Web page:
After the Russian forces seized control over Chechnya in July 2000, Kadyrov was appointed acting head of the administration by the Russian president Vladimir Putin.[7] On 5 October 2003, he was elected the first President of Chechnya. In this position, he remained mainly pro-Moscow. He also advocated numerous amnesty campaigns for former rebel fighters, who were allowed to join Chechen police and loyalist militia forces if they surrendered. His chief personal bodyguard was Movladi Baisarov. Reportedly, there were at least a dozen assassination attempts against him before the final one.

Death and legacyEdit

Russian President Dmitry Medvedev and Ramzan Kadyrov at the grave of Akhmad Kadyrov in June 2012

On 9 May 2004, an explosion ripped through the VIP seating at the Dinamo football stadium during a mid-morning Soviet Victory Day parade in the capital city of Grozny, instantly killing Akhmad Kadyrov.[8] Two of his bodyguards, the Chairman of the Chechen State Council, a Reuters journalist, and as many as a dozen others were also killed (a later report stated that more than 30 people had died).[9] Some 56 others were wounded, including Colonel General Valery Baranov, the commander of Russian forces in Chechnya, who lost a leg in the explosion. The bomb was said to have been built into the concrete of a supporting column during recent repairs. The Islamist Chechen rebel leader Shamil Basayev later claimed that he had paid $50,000 for the attack.[10]

Akhmad Kadyrov had four children, two daughters (Zargan and Zulay) and two sons. The older son, Zelimkhan Kadyrov, died on 31 May 2004.[11] The younger son, Ramzan Kadyrov, led his father's militia and was appointed prime minister and president of Chechnya in March 2007.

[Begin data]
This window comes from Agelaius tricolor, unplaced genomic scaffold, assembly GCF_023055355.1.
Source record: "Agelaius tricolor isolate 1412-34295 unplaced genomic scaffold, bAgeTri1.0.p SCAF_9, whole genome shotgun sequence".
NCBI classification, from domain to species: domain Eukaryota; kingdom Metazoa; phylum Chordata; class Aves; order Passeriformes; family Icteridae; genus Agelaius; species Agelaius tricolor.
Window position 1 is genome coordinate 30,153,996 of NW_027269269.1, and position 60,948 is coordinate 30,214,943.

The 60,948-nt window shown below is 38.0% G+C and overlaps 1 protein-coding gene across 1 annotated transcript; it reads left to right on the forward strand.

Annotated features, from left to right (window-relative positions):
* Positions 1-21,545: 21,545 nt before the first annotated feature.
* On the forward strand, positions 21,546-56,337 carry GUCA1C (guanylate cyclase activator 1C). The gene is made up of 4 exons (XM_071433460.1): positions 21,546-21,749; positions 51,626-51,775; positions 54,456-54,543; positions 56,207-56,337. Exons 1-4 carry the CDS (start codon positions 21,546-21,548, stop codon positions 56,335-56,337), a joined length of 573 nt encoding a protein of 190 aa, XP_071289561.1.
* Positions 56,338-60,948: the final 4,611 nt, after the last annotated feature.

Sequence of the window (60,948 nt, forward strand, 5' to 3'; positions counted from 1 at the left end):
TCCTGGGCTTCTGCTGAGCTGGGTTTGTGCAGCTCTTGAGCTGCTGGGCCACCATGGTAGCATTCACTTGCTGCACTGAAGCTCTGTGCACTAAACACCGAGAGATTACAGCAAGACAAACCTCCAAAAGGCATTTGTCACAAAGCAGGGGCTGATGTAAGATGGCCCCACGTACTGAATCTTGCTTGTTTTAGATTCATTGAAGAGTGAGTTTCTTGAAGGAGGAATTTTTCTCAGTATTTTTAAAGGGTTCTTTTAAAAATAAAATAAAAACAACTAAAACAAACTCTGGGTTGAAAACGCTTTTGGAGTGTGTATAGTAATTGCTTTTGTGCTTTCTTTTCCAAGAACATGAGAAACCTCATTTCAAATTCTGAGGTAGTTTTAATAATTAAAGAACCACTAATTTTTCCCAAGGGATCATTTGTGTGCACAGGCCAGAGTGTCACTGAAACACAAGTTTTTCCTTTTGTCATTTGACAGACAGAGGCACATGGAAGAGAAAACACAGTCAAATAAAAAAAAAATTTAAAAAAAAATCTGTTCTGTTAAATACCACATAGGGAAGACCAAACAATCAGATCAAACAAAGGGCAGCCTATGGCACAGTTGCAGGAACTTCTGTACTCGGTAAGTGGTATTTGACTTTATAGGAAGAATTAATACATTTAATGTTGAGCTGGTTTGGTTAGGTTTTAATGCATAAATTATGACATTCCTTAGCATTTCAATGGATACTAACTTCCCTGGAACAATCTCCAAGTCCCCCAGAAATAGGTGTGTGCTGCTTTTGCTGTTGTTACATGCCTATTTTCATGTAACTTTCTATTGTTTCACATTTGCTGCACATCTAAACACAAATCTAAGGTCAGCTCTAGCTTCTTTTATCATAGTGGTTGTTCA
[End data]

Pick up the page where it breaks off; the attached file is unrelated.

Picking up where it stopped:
Both the Akhmad Kadyrov Mosque in Grozny,[citation needed] and the Akhmad Haji Kadyrov Mosque in the village of Abu Ghosh in Israel are named for him.[12]

On 7 June 2017, the football club Terek Grozny was renamed to Akhmat Grozny, after Akhmad Kadyrov.[13]

See alsoEdit


  1. ^ Bowker, Mike (2005). "Western Views of the Chechen Conflict". In Richard Sakwa (ed.). Chechnya: From Past to Future (1st ed.). London: Anthem Press. pp. 223–38. ISBN 978-1-84331-164-5.
  2. ^ The High Cost of Job Security Archived 21 August 2006 at the Wayback Machine, The Moscow Times, 8 September 2006
  3. ^ Profile: Akhmad Kadyrov, China Daily, 10 May 2004
  4. ^ Ahmad Kadyrov 1999 speech (with English translation, posted by Islamists, YouTube)
  5. ^ A Woman Behind the Lines of the War in Chechnya Anne Nivat, PublicAffairs publishers, 2001 ISBN 1586480448 (Google Books)
  6. ^ Hughes, James (2005). "The Peace Process in Chechnya". In Richard Sakwa (ed.). Chechnya: From Past to Future (1st ed.). London: Anthem Press. pp. 265–288. ISBN 978-1-84331-164-5.
  7. ^ Russia appoints Chechen leader, BBC News, 12 June 2000
  8. ^ Myers, Steven Lee (9 May 2004). "Chechen President Is Killed in Bombing at Holiday Celebration". The New York Times. ISSN 0362-4331. Retrieved 18 October 2019.
  9. ^ Bodyguards foil assassination of Chechen leader: report Archived 5 August 2008 at the Wayback Machine, AFP, 29 July 2008
  10. ^ "$50,000 Bounty in Chechen Blood Feud". The New York Times. 17 June 2006.
  11. ^ Eldest Son Of Akhmad Kadyrov Dies, The Jamestown Foundation, 2 June 2004
  12. ^ The New Mosque of Abu Ghosh: 23 March 2014 Inauguration ceremony
  13. ^ Главная футбольная команда Чеченской Республики будет переименована в «АХМАТ» (in Russian). FC Akhmat Grozny. 7 June 2017.

External linksEdit

Political offices
New office President of the Chechen Republic
Succeeded by
Alu Alkhanov